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Coral Springs & Boca Raton Family Lawyer > Blog > Divorce > Understanding the Potential Tax Implications of a Florida Divorce

Understanding the Potential Tax Implications of a Florida Divorce


Are you preparing for a divorce? If so, you undoubtedly have a lot on your mind. Taxes are probably one of the last things you want to think about right away. However, a marital separation or divorce has significant tax implications and it is a mistake to overlook taxes and other key financial issues. In this article, our Coral Springs and Boca Raton divorce lawyers discuss five ways that divorce could affect your taxes.

Five Ways that Filing for Divorce Could Affect Your Taxes 

  1. Change Your Tax Filing Status

After finalizing a divorce, you will likely be required to change your filing status. Most married couples file their taxes together. Once separated, you will no longer be able to submit a joint tax return. The precise effects of the change in filing status will depend on a number of factors, including, but not limited to, your salary and your former partner’s salary. Be sure to adjust your tax withholding to ensure that you are not hit with a surprise bill from the IRS. 

  1. Sale (Liquidation) of Major Assets

In some cases, divorcing couples decide to sell certain high value assets in order to facilitate a settlement. While there is nothing wrong with this strategy, selling assets could have tax implications—especially if you are in a high net worth marriage. Make sure that you consider the tax ramifications of any significant property/assets sales.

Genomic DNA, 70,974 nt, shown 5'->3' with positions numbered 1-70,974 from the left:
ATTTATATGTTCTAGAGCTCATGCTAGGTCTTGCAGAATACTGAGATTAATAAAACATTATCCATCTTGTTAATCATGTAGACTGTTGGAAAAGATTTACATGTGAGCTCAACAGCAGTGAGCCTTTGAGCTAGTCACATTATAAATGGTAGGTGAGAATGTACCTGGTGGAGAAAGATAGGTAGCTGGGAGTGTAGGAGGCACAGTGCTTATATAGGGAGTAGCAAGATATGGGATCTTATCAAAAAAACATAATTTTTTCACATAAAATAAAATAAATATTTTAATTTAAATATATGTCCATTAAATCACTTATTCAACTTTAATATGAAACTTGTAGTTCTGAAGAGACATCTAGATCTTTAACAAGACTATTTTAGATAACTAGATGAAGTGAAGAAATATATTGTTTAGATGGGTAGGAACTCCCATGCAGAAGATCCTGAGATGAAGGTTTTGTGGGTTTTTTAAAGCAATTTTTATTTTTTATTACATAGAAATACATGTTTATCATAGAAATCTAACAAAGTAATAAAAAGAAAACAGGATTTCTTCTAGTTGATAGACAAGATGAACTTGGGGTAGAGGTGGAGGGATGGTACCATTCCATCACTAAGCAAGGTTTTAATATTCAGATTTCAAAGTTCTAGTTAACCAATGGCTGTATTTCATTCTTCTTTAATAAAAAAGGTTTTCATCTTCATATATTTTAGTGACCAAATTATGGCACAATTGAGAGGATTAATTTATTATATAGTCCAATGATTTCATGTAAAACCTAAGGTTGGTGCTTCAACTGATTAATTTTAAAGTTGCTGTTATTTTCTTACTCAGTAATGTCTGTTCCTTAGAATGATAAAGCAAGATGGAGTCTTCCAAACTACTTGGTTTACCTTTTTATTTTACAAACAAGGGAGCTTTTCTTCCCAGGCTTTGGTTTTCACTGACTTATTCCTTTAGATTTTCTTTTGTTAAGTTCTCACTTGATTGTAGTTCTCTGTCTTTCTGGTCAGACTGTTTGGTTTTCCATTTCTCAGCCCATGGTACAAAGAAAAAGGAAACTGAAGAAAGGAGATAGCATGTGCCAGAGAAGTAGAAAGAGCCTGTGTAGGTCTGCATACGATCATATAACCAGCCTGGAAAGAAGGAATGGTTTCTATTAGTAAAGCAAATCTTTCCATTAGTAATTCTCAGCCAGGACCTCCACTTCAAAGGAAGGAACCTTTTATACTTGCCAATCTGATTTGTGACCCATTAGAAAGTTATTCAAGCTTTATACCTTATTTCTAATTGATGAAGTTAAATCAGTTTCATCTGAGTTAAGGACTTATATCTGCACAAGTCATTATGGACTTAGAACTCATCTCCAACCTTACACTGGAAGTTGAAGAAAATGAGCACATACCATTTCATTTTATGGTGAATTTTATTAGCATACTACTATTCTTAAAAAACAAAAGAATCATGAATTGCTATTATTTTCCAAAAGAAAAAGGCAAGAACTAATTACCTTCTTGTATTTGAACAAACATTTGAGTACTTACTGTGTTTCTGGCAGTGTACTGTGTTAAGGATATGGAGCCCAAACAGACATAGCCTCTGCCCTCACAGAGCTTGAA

1. Child Tax Credits and Child Tax Exemptions

All parents should know that child tax credits and child tax exemptions can only be taken once per year. As clearly described by the Internal Revenue Service (IRS), both parents are not entitled to claim a child as a dependent. A child may only be claimed by one taxpayer (individual or married couple) per tax year. The parent with primary custody gets the first option to claim the child. Though, in some cases, it may be advantageous for both parties to allow a higher income, non-custodial parent to claim a child as a dependent. 

  1. Protection of Retirement Savings

One of the most common divorce-related tax mistakes is making an early withdrawal from a tax-advantaged retirement account. Many divorcing couples want to get access to their retirement savings so that they can divide the funds. However, this should be done through a Qualified Domestic Relations Order (QDRO) so that one can avoid negative tax consequences. Otherwise, you could incur early surrender fees or tax penalties. Work with a lawyer who can help you divide retirement savings. 

  1. Alimony

In 2017, federal law was reformed to change the taxation of alimony. It is no longer taxable income for the receiving spouse nor it is tax deductible for the paying spouse. Unfortunately, the changes to federal law are financially disadvantageous to many divorcing couples. A divorce attorney can work with your accountant to help you structure alimony in a manner that makes the most sense given current tax regulations. 

Call Our South Florida Divorce Attorneys for Immediate Help

At Williams & Varsegi, LLC, our Florida family lawyers have the skills, knowledge, and experience to represent clients in high net worth divorce cases. If you have questions about the tax implications of a divorce, we can help. Contact us now for a strictly confidential family law consultation. We represent clients throughout South Florida.




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